Ethics for Situations
“The aim of our charge is love that issues from a pure heart and a good conscience and a sincere faith” (v. 5, 1 Timothy 1:3–11).
All of our choices are based on our personal ethics and made in response to particular situations, and we must strive to take what Scripture says into account if we are to please the Lord.
However, this is not the same as situational ethics. This idea gained popular hearing beginning in the 1960s with the publication of Joseph Fletcher’s book, Situation Ethics. In this work, Fletcher asserts that the only moral absolute is to do “whatever love demands” in any given situation.
This principle is not necessarily objectionable if it is filled with biblical content. However, this is not usually the case with those who embrace Fletcher’s paradigm. The meaning of love has been made highly subjective in our day, and individuals usually believe they can determine by themselves what love demands in any given instance.
On a popular level, we see this working itself out in the sexual morals of our society. Oftentimes, one person will attempt to pressure another into premarital or extramarital intercourse by saying, “If you love me, you would do it.” Our society’s proclivity for confusing the descriptive science of morals with the normative science of ethics compounds the problem. Not surprisingly, the sinful behavior of humanity becomes normative and thus defines love in our culture.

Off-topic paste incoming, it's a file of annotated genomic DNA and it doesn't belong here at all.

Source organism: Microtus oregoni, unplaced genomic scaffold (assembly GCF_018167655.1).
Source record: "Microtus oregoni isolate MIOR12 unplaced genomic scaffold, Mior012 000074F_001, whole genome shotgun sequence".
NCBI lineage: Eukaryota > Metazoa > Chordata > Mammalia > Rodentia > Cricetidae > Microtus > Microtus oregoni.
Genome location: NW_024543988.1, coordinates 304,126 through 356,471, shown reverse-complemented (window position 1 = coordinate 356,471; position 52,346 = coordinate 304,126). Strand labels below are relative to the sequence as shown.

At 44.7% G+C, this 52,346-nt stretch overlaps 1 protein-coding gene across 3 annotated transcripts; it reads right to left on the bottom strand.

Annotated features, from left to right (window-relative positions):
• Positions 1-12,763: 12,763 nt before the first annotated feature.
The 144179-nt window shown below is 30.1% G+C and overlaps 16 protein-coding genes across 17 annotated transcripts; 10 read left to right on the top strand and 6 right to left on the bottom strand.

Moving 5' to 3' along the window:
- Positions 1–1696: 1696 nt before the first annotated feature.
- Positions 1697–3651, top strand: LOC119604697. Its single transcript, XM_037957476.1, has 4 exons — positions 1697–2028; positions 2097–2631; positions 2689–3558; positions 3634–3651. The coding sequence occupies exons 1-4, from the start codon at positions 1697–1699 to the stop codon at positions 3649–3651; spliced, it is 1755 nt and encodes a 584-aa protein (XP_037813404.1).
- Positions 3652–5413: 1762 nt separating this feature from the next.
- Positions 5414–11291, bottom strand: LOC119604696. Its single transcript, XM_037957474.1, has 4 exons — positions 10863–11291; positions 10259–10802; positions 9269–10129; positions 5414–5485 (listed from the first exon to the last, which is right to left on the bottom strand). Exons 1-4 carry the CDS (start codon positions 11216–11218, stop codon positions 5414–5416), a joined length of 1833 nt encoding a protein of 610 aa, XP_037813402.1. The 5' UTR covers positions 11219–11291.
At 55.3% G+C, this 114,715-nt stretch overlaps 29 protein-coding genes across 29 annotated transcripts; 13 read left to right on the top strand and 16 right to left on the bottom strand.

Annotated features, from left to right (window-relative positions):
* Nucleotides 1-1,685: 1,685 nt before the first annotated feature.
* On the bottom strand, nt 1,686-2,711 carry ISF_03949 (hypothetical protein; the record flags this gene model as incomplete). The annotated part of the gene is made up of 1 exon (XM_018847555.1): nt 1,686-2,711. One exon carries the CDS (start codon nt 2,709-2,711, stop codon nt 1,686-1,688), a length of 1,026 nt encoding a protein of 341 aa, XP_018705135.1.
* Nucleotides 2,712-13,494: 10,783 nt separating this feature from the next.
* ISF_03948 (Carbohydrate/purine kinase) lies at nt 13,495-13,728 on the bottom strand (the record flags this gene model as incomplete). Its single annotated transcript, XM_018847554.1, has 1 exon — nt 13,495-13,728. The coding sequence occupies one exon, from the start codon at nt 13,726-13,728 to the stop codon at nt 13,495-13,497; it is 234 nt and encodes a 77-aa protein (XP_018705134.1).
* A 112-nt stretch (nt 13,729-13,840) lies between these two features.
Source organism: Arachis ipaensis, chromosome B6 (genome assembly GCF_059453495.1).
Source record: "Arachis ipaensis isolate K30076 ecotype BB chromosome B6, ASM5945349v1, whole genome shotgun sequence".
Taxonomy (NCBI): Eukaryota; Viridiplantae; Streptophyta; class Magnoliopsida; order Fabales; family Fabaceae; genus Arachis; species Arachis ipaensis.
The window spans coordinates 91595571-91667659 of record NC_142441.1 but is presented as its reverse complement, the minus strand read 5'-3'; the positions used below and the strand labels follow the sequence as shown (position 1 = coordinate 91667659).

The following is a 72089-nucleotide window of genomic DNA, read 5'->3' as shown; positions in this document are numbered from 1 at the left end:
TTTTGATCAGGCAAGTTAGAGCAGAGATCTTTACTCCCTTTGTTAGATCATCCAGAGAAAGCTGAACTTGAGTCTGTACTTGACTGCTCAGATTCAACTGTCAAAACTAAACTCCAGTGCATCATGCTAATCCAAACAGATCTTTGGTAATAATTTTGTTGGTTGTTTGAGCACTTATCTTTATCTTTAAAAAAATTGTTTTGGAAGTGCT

What the Lord requires of us can be summed up in love of God and neighbor (Matt. 22:34–40). But we must always remember that only the Lord can tell us what love truly is. Love is the greatest commandment, but it is not the only requirement given to us. Other stipulations must be obeyed if we are to exercise true love. As 1 John 5:3 says, “This is the love of God, that we keep his commandments.”
Today’s passage tells us love must issue from a pure heart, the context showing God’s law defines purity (1 Tim. 1:3–11). But all too often, the church embraces a statistical morality where her people behave just as the majority of the surrounding culture does. This is not as it should be; we must strive not to be “of the world,” submitting to Christ, not to prevailing cultural mores (John 15:18–19).
How do you define what love is? Do you look to whatever “feels like love,” bowing to pressure from your friends and family? Maybe television, movies, or magazines determine what love is for you? Take some time today and meditate on 1 John 2:28–3:10 so that you can better understand how love and righteousness are inseparably related. Spend time in fellowship this week with a godly couple so that your resolve to follow God’s law might be strengthened.
Passages for Further Study
Lev. 20; John 14:21; 1 Cor. 13; 2 Thess. 2:13–15; 2 Peter 2
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